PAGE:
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‘Hot topics’ offer background and analysis on important issues which sometimes generate heated debate. Among culturally accepted vehicles for delivering substance use interventions, computers, mobile phones and tablets are joining face-to-face work. Are we sacrificing effectiveness for convenience and economy?
The prospect that computerised interventions could make help for problem substance use readily available to more people and for less money – with the promise of greater feasibility as internet access expands and becomes more convenient – has driven studies to test whether such approaches can retain the effectiveness of in-person interventions. If effectiveness is sacrificed, casting the net wider may not be worthwhile. Moreover, the idea that an automated response driven by a computer could help addicted patients overcome often desperate situations doesn’t quite sit right with everyone. Where is the humanity without the human-to-human contact? And where is the ‘therapy’ without the familiar cues of patient and practitioner? This reaction is in itself a reason why they might not work, because such therapies would fail to meet a basic criterion for effective psychosocial treatment, that it’s about what you do in that culture to get better – that to the patient, it looks like ‘treatment’.
Nobody is yet suggesting that computers can replace therapists for typical treatment populations, but further down the severity and complexity scale, there is growing evidence that computers and other forms of digital technology may add substance use reduction to its more familiar competencies. As web services permeate more of life including social and health-related activities such as dating, networking and distance learning, they too may take their place among culturally-accepted routes to overcoming unhealthy substance use.
Online interventions for gambling, drinking, and illegal drug-related problems have been “developing at a fast pace over the past decade”, with two distinct internet-based approaches emerging in the substance use literature: unguided stand-alone internet interventions; and internet interventions used as an add-on to conventional treatment. The former can support numerous substance users at the same time and have a low threshold for accessibility, while combined with face-to-face support, the latter offer more intensive treatment.
Overall, less is known about how (or how well) interventions work when provided entirely online. However, both approaches have demonstrated encouraging effects for nicotine, alcohol, and cannabis users in meta-analyses (1 2 3), with comparatively less known about their effects on users of opioids, cocaine, and amphetamines. Aiming to bridge this gap, a meta-analysis investigating the effectiveness of internet interventions in decreasing the use of opioids, cocaine, and amphetamines found that (free source at time of writing) they demonstrate small but significant effects in decreasing substance use among various target populations at the end of treatment and at follow-up assessments.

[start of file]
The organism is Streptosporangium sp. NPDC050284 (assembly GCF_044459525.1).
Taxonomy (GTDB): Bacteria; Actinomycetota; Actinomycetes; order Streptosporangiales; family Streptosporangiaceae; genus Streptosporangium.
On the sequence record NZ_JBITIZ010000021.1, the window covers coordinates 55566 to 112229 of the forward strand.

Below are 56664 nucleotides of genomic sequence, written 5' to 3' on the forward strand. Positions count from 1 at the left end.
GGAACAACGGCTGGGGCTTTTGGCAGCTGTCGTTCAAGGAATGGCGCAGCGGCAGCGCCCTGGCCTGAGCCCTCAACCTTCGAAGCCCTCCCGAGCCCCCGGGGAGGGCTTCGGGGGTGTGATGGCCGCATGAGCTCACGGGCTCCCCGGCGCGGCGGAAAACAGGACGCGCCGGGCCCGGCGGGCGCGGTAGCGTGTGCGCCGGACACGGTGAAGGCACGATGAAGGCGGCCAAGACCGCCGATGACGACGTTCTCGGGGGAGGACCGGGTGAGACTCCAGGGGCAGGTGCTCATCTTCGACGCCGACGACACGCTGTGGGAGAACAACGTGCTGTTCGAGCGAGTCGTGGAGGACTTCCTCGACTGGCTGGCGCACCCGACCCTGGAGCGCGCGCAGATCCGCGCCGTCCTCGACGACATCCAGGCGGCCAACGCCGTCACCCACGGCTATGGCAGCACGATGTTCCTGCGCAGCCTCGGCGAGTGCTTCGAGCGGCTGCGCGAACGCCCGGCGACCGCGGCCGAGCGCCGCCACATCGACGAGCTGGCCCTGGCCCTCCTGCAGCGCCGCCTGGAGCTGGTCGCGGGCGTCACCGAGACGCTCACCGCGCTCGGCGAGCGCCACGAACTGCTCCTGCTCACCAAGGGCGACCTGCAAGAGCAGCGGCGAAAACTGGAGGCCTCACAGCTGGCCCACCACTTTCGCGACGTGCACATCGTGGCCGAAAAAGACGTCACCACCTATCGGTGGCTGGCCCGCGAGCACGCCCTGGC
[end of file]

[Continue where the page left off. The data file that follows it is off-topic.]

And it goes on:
Another type of review, based on 18 eligible studies, found that evaluations of online interventions for drinking problems are more common than those for illegal drugs and gambling, and a large majority are delivered using a computer-based web platform, as opposed to a mobile platform (for example via an ‘app’ downloaded to a phone or tablet). Most are also based on motivational or cognitive-behavioural approaches, which are well-established therapeutic components in the field of addiction. In terms of effectiveness for people with problem drinking and/or drug use, more than three-quarters of the studies showed a short-term decrease in use that was maintained six months later, but only two studies included a 12-month follow-up. The participants in the studies were mostly adults between 30 and 46 years old (an age group presumed to be receptive to technology), with a high school education. While less than a quarter reported having previously consulted a professional for drug or alcohol-related problems, the majority presented with high risk or problem drinking and/or drug use. Outside the context of a trial, this profile was broadly replicated in a study of people accessing help for problem drinking via the internet, suggesting the results of trials may be applicable to people seeking help in the normal way.
While principles of cognitive-behavioural therapy are commonly found in computer-driven programmes, and have a high level of empirical support for the treatment of drug and alcohol use disorders in general, a phenomenon in research called the ‘implementation cliff’ means that a drop-off in benefit often occurs when interventions leave highly controlled (‘laboratory’) settings. In so far as this is due to the intervention becoming less well implemented, modern technologies may give scope to curb this by offering a flexible, low-cost, standardised means of disseminating cognitive-behavioural and other therapies in a range of novel settings and populations.
More than this, computerised support potentially opens up new opportunities for a range of intervention types, from education and information, to screening and brief interventions, feedback, and relapse prevention, without the stigma embedded in conventional treatment spaces, and to people in a range of circumstances, from those referred by helping professionals, to those motivated to pursue ‘self-help’ in private.
Online self-help is an established resource for mental health problems within the UK National Health Service (NHS). Various services are already approved, with evidence of comparable outcomes between self-help therapies and face-to-face therapies for some types of mental health problems and disorders. In particular, the National Institute for Health and Care Excellence (NICE) recommends computerised cognitive-behavioural therapy for the treatment of depression, generalised anxiety disorder, and panic disorder – not just an interesting fact to note about a parallel field, but a resource that could be tapped into for the nearly three-quarters of clients of Britain’s drug and alcohol services suffering from mental health problems.